Additionally, school librarians shouldn’t make the mistake of assuming that as long as the public library purchases a particular book, they don’t have to purchase it for the school library. Unless there is a formal arrangement with the public library for joint collection development, the school librarian needs to purchase materials across subject areas. All students in the school have access to the school library, while they may not all have access to the public library, even in a small community.

Finally, you specifically reference picture books in your question, but the same principles we discuss above should be applied across the elementary school collection to include fiction and informational books and resources in other formats.

2. Concerns about repercussions for purchasing picture books featuring transgender children or gay or lesbian parents:

Regarding your concern that your principal will be upset, and perhaps you will lose your job, if you do purchase picture books with gay or lesbian characters: We encourage you to try to determine whether these fears are based on things the principal has said or done, or if they are rooted in more general concerns that books seen as being about gay- or lesbian-parented families have been much more highly visible in recent years as targets of would-be censors.

If you find that your fears are rooted in a more general concern that selecting such books will lead to a challenge (and possible repercussions from the principal as a result), we encourage you to remember that to summarily exclude such books not only violates professional principles but also—most likely–the spirit and intent of the school or district collection development policy. If the district or school policy affirms the Library Bill of Rights this is additional assurance that the intent of the policy is to allow free and open access to a wide range of materials.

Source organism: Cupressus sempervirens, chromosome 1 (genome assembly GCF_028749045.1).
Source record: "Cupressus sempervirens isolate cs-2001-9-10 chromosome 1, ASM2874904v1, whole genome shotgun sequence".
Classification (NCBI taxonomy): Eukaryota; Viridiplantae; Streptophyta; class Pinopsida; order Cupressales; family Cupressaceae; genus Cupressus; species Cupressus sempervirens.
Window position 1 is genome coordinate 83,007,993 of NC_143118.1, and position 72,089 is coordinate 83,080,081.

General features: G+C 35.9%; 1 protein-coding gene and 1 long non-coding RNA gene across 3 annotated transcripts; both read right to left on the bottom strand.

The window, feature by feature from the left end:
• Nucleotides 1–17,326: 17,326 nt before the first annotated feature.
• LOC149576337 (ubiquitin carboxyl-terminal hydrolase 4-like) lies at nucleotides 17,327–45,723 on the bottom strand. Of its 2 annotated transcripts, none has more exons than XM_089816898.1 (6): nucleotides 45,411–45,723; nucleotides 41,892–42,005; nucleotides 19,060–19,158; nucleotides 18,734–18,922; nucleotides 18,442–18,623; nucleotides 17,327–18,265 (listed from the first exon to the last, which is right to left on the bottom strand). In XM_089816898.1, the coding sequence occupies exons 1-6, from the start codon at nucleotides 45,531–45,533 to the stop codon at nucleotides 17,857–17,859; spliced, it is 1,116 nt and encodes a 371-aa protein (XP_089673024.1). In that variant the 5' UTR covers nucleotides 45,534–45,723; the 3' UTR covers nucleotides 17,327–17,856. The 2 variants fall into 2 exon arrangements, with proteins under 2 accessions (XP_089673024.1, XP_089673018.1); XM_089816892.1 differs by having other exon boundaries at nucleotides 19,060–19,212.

In short, when you collect books based on their merit as outlined in the selection policy, you are doing your job—nothing more, nothing less. We know it may still be scary, but we hope that as time goes by you will feel more confident. While we can’t guarantee that a picture book with a gay or lesbian character won’t be challenged, we are confident that in literally hundreds of school libraries such books in have never been challenged. And we are confident that a librarian who abides by their collection development policy and professional principles is doing the right thing.

And if a challenge does arise, the very same policy that provided guidance for determining what to purchase is the first—and best—line of defense.

If the principal has said or done anything to make you believe your fear is grounded in the reality of your specific situation, then we encourage you to read this What IF question from a high school librarian and think about how you can apply the advice we provide to your situation. While we would like to think that no school librarian would ever be in such an untenable position, we know this is not the case. We encourage you to seek out support where you can find it as you decide what steps you want to take.

April, 2010